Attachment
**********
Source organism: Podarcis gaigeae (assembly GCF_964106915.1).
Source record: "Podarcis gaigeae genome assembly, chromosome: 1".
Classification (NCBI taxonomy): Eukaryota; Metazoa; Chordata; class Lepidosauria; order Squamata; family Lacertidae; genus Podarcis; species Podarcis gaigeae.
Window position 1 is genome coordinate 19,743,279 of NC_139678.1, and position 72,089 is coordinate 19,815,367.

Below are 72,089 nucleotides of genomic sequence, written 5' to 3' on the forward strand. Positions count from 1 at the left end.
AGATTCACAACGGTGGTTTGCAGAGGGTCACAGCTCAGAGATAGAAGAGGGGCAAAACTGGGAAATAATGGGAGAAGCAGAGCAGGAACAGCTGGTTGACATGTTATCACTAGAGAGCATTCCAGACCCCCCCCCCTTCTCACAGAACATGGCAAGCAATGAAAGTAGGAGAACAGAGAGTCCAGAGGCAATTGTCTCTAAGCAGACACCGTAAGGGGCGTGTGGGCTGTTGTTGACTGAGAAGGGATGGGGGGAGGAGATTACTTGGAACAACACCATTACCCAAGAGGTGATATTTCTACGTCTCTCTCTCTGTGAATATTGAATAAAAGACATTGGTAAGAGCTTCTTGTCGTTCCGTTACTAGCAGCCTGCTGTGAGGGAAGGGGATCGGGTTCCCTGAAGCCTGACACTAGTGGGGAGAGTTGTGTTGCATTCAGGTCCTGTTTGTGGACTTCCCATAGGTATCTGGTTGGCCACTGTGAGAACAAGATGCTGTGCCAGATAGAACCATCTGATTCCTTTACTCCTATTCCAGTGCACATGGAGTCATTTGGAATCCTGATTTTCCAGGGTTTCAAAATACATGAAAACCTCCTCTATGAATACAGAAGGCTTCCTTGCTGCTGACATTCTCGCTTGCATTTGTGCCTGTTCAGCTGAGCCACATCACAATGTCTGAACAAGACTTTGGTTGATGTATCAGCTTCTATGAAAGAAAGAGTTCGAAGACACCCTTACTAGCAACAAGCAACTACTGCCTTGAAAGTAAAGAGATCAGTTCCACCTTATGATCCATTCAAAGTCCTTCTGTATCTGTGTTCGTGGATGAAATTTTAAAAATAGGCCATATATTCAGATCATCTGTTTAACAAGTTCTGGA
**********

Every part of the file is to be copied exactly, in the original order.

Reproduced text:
Source organism: Podarcis gaigeae (assembly GCF_964106915.1).
Source record: "Podarcis gaigeae genome assembly, chromosome: 1".
Classification (NCBI taxonomy): Eukaryota; Metazoa; Chordata; class Lepidosauria; order Squamata; family Lacertidae; genus Podarcis; species Podarcis gaigeae.
Window position 1 is genome coordinate 19,743,279 of NC_139678.1, and position 72,089 is coordinate 19,815,367.

Below are 72,089 nucleotides of genomic sequence, written 5' to 3' on the forward strand. Positions count from 1 at the left end.
AGATTCACAACGGTGGTTTGCAGAGGGTCACAGCTCAGAGATAGAAGAGGGGCAAAACTGGGAAATAATGGGAGAAGCAGAGCAGGAACAGCTGGTTGACATGTTATCACTAGAGAGCATTCCAGACCCCCCCCCCTTCTCACAGAACATGGCAAGCAATGAAAGTAGGAGAACAGAGAGTCCAGAGGCAATTGTCTCTAAGCAGACACCGTAAGGGGCGTGTGGGCTGTTGTTGACTGAGAAGGGATGGGGGGAGGAGATTACTTGGAACAACACCATTACCCAAGAGGTGATATTTCTACGTCTCTCTCTCTGTGAATATTGAATAAAAGACATTGGTAAGAGCTTCTTGTCGTTCCGTTACTAGCAGCCTGCTGTGAGGGAAGGGGATCGGGTTCCCTGAAGCCTGACACTAGTGGGGAGAGTTGTGTTGCATTCAGGTCCTGTTTGTGGACTTCCCATAGGTATCTGGTTGGCCACTGTGAGAACAAGATGCTGTGCCAGATAGAACCATCTGATTCCTTTACTCCTATTCCAGTGCACATGGAGTCATTTGGAATCCTGATTTTCCAGGGTTTCAAAATACATGAAAACCTCCTCTATGAATACAGAAGGCTTCCTTGCTGCTGACATTCTCGCTTGCATTTGTGCCTGTTCAGCTGAGCCACATCACAATGTCTGAACAAGACTTTGGTTGATGTATCAGCTTCTATGAAAGAAAGAGTTCGAAGACACCCTTACTAGCAACAAGCAACTACTGCCTTGAAAGTAAAGAGATCAGTTCCACCTTATGATCCATTCAAAGTCCTTCTGTATCTGTGTTCGTGGATGAAATTTTAAAAATAGGCCATATATTCAGATCATCTGTTTAACAAGTTCTGGA